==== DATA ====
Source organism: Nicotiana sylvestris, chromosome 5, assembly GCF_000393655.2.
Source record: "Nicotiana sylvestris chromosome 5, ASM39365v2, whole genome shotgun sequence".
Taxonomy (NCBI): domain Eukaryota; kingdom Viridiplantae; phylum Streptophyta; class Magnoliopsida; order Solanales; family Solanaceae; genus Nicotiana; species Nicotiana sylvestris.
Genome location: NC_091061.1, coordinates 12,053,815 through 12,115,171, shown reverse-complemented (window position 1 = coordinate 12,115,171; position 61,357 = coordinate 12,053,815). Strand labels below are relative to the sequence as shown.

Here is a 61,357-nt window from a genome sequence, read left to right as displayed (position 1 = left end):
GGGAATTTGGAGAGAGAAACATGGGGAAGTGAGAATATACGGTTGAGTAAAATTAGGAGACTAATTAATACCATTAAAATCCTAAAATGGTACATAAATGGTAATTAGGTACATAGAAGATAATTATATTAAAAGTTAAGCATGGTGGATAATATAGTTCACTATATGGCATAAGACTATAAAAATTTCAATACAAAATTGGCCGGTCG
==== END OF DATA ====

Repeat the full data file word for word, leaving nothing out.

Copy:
Source organism: Nicotiana sylvestris, chromosome 5, assembly GCF_000393655.2.
Source record: "Nicotiana sylvestris chromosome 5, ASM39365v2, whole genome shotgun sequence".
Taxonomy (NCBI): domain Eukaryota; kingdom Viridiplantae; phylum Streptophyta; class Magnoliopsida; order Solanales; family Solanaceae; genus Nicotiana; species Nicotiana sylvestris.
Genome location: NC_091061.1, coordinates 12,053,815 through 12,115,171, shown reverse-complemented (window position 1 = coordinate 12,115,171; position 61,357 = coordinate 12,053,815). Strand labels below are relative to the sequence as shown.

Here is a 61,357-nt window from a genome sequence, read left to right as displayed (position 1 = left end):
GGGAATTTGGAGAGAGAAACATGGGGAAGTGAGAATATACGGTTGAGTAAAATTAGGAGACTAATTAATACCATTAAAATCCTAAAATGGTACATAAATGGTAATTAGGTACATAGAAGATAATTATATTAAAAGTTAAGCATGGTGGATAATATAGTTCACTATATGGCATAAGACTATAAAAATTTCAATACAAAATTGGCCGGTCG